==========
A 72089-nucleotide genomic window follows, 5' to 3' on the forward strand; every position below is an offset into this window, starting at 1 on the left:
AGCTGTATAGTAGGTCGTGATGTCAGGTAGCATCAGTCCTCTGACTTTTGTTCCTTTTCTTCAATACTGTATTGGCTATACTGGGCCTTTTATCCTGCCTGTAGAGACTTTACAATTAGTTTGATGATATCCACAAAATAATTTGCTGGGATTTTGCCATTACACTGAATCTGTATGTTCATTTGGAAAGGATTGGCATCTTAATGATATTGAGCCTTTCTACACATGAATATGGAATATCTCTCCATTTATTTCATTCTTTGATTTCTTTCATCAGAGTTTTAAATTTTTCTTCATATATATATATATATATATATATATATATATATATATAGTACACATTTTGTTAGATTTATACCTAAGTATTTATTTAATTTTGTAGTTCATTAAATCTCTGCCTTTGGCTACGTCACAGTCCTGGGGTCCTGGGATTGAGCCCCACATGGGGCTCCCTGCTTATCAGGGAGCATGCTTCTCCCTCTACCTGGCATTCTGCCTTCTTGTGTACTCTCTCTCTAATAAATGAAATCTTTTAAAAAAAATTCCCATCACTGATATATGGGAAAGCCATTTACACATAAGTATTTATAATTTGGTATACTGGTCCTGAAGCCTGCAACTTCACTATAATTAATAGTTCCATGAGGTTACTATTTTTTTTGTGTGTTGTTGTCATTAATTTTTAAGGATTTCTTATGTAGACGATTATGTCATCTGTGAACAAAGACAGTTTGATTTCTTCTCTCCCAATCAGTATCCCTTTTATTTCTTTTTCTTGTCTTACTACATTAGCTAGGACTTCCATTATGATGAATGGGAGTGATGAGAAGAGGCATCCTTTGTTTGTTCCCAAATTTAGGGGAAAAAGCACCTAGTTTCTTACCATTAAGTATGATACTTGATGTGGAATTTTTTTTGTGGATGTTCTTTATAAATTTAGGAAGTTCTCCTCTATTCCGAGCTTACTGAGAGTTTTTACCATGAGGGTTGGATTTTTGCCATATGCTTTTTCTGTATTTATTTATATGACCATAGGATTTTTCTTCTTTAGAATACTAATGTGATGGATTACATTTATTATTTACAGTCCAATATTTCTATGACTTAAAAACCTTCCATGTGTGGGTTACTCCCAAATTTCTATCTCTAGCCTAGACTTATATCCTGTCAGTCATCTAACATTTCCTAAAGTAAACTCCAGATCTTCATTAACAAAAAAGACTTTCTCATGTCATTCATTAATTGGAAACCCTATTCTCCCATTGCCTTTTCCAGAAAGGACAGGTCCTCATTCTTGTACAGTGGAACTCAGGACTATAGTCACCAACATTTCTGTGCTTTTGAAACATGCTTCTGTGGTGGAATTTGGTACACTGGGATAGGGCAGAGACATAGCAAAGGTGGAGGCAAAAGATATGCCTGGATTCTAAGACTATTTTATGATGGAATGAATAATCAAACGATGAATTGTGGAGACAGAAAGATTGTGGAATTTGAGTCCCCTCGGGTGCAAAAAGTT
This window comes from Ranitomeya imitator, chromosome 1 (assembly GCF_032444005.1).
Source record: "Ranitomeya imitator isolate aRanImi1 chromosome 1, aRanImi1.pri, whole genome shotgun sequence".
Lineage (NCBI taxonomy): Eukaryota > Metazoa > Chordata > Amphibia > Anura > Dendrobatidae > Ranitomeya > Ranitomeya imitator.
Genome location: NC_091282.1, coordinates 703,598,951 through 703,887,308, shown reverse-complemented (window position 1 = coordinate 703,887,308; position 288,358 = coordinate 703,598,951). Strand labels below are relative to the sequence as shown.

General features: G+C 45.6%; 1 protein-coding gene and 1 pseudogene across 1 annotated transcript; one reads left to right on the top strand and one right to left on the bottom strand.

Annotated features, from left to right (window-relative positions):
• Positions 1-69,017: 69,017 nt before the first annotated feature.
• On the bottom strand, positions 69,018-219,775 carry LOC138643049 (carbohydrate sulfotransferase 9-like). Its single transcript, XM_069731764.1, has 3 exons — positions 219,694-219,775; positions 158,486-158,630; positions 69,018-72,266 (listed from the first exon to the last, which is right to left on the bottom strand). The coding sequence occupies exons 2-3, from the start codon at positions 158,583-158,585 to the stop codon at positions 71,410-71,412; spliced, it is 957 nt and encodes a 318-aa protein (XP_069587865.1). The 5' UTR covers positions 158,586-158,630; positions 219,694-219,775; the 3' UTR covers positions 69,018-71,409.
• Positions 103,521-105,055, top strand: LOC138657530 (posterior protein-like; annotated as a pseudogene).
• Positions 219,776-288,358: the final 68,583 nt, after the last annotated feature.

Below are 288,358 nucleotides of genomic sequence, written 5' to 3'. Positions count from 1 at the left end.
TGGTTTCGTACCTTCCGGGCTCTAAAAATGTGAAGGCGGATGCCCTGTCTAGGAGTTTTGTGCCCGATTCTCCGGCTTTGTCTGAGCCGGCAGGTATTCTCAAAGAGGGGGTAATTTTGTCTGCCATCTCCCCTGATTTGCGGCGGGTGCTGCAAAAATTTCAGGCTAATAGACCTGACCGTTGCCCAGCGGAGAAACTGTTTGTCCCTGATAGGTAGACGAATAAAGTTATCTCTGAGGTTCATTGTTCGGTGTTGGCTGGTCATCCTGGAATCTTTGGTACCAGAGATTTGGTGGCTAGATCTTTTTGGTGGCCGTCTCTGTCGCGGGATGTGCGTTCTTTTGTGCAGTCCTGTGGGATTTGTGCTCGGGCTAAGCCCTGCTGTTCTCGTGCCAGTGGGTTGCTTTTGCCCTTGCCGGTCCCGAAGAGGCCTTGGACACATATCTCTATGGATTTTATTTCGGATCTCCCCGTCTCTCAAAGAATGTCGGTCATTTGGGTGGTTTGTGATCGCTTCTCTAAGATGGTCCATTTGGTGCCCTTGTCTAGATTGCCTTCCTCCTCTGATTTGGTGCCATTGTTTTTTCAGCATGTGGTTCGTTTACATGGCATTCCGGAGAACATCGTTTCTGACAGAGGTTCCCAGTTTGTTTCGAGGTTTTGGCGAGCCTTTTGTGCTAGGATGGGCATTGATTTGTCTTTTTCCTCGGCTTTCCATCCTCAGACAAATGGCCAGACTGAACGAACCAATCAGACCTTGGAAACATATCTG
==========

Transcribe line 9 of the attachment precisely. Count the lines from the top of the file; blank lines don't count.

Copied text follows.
• Positions 1-69,017: 69,017 nt before the first annotated feature.